There are some cases reported in the literature of parasitic infection that mimicked clinically a soft tissue tumor. Hwang et al reported a case of young female patient presented with a subcutaneous swelling in the thigh. The mass in that case was clinically misdiagnosed as a soft tissue tumor and total surgical excision was performed. Histopathologic examination revealed parasitic organisms morphologically consistent with Spirometra mansoni [7]. Basarir et al also reported five cases of primary muscular hydatidosis that mimicked clinically soft tissue tumor [8].

Our patient presented with a localized swelling at the right arm. Clinically, deep vein thrombosis was initially suspected. This possibility was excluded by ultrasound examination that revealed patent deep veins. Blood tests revealed marked peripheral eosinophilia. Peripheral eosinophilia can be caused by various conditions mainly including allergic reactions, parasitic infestations and neoplastic disorders. The patient was then investigated accordingly. IgE levels were elevated and stool analysis for ova and parasites came negative. The features were suspicious on MRI imaging and could not rule out more sinister neoplastic diseases such as peripheral nerve sheath tumor or myxofibrosarcoma. Due to the clinical and radiological suspicion, the case has been discussed in in the multidisciplinary team (MDT) meeting, where individualized treatment options are tailored to every patient according to the case and the general medical condition. There was an agreement to perform direct surgical wide excision as an initial step in order to identify the nature of the lesion before proceeding for further treatment. Special laboratory investigations and serological testing were not performed, because the patient decided to undergo surgery to clarify the etiology of the mass lesion as parasitic infection was not suspected. The histopathologic identification of Nematode helminthes was very unexpected and unusual finding in the resected specimen.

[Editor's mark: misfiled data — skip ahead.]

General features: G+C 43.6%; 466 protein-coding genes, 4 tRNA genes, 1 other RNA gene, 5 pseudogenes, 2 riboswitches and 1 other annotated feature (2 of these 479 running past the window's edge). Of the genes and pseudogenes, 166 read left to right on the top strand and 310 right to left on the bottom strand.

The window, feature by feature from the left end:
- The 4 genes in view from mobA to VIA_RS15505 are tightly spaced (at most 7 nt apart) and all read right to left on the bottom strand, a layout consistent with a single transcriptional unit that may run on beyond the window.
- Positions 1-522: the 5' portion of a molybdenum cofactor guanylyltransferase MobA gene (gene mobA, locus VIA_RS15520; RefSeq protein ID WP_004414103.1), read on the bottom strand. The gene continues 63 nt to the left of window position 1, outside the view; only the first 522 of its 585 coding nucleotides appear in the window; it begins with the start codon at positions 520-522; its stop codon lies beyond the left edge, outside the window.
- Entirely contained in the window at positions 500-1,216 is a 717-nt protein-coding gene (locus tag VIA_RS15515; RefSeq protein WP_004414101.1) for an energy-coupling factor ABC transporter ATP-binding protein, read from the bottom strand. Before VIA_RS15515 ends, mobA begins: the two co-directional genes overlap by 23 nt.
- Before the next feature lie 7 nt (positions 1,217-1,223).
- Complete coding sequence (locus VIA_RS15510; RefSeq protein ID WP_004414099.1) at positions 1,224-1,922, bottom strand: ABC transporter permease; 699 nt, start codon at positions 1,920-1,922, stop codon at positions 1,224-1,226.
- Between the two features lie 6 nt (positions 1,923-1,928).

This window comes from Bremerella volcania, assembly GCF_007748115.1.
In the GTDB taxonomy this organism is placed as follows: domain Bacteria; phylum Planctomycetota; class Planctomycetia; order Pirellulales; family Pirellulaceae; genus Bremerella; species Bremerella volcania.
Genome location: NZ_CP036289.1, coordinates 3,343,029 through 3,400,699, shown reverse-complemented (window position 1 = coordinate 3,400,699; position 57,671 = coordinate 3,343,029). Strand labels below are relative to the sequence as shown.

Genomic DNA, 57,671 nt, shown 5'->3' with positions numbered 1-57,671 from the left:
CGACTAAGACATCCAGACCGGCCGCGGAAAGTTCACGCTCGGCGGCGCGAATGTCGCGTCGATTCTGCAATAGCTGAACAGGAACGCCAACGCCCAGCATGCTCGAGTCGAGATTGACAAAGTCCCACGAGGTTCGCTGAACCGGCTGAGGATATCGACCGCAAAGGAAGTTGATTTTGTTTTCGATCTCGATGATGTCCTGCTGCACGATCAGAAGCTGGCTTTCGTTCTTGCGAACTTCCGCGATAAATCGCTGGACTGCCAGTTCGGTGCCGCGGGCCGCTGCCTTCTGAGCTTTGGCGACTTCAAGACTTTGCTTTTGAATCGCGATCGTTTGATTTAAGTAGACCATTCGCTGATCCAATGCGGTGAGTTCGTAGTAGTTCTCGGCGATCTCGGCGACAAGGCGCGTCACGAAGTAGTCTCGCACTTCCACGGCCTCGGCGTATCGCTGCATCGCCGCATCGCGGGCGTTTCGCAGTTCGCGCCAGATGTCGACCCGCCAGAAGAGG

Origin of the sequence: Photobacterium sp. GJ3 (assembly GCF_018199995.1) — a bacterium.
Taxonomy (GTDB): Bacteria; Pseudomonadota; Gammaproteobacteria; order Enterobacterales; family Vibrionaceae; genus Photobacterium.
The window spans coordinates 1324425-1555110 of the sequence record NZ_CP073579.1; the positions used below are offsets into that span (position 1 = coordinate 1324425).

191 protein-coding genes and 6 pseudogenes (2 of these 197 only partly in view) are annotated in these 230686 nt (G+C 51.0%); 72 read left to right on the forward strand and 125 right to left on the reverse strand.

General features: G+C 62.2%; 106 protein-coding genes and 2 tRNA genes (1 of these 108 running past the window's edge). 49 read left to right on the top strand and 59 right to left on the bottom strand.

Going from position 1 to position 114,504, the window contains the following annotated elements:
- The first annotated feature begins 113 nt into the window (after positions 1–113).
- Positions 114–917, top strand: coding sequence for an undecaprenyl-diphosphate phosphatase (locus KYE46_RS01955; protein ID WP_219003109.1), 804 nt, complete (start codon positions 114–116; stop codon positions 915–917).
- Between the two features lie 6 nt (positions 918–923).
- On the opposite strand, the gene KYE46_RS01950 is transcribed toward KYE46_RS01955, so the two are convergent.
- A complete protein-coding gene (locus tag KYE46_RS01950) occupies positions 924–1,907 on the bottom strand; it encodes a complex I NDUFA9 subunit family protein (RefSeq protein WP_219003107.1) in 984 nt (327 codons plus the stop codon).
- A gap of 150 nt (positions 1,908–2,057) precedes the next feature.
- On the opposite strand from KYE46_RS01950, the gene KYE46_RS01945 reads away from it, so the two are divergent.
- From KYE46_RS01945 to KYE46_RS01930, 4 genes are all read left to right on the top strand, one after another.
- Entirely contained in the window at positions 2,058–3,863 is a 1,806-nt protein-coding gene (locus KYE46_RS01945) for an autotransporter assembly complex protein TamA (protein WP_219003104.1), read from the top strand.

Nematode worms are among the most ubiquitous organisms on earth. They are round with a body cavity. Its body wall is composed of a cuticle acting to protect the animal from the external environment and a single layer of longitudinal muscle cells allowing it to move back and forth. The digestive system is generally divided into stomodaeum, mesenteron and proctodeum. Male reproductive system is mainly formed of testes and ducts as vas deference, seminal vesicles and ejaculatory ducts. The female reproductive system is double so there are two ovaries, two oviducts and two uteri. The uteri are much larger than either oviducts or ovaries. They are filled with large, shelled "eggs" in various stages of oogenesis and development [9].

On the basis of our experience with this case, we concluded that subcutaneous Nematode infections can mimic soft tissue tumor in terms of clinical manifestations and radiological findings. It is very important to consider it in the differential diagnosis in endemic populations or when there is a history of travel or immigration from endemic regions. If recognized and correctly diagnosed, these infections can be cured by simple surgical excision and anti-parasitic medications.
AuthorshipTop
All authors attest that they meet the current ICMJE criteria for Authorship.
ReferencesTop